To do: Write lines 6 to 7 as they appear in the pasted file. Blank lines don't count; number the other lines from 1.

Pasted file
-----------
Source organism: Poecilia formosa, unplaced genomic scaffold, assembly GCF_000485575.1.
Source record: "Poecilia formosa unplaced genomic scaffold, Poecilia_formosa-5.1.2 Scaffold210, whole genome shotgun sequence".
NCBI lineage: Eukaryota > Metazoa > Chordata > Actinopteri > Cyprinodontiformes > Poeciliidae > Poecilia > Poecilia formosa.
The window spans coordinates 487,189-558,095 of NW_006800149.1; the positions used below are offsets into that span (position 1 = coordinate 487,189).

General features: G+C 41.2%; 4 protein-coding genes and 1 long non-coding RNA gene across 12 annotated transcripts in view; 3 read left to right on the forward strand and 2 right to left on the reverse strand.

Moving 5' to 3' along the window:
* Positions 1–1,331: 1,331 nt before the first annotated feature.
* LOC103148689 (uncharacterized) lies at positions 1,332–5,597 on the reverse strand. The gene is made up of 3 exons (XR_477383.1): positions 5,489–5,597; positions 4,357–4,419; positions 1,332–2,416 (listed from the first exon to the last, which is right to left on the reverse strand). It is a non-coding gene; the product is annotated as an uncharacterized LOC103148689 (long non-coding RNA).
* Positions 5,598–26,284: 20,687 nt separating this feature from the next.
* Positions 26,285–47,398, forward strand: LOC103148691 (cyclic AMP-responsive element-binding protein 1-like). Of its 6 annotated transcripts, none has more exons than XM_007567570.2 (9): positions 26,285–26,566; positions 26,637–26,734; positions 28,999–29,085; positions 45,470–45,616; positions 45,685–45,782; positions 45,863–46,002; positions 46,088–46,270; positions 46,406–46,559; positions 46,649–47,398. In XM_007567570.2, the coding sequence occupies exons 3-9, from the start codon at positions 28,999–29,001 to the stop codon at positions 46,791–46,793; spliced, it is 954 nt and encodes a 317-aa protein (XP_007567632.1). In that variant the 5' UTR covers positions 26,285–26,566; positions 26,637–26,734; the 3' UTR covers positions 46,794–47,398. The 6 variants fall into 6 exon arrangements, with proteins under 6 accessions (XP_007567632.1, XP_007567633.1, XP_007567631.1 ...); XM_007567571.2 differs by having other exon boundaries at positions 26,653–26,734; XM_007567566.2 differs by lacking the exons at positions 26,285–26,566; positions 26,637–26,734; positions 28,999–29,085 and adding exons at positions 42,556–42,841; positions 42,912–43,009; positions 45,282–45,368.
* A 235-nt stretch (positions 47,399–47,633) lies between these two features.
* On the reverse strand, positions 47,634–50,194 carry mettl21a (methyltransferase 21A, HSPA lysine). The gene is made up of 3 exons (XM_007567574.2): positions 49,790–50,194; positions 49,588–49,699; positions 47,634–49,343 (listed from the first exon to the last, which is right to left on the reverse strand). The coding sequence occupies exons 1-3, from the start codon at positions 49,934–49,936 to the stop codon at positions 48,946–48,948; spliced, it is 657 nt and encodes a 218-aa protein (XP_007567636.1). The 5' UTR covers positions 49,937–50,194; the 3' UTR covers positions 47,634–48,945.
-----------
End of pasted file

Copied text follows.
Moving 5' to 3' along the window:
* Positions 1–1,331: 1,331 nt before the first annotated feature.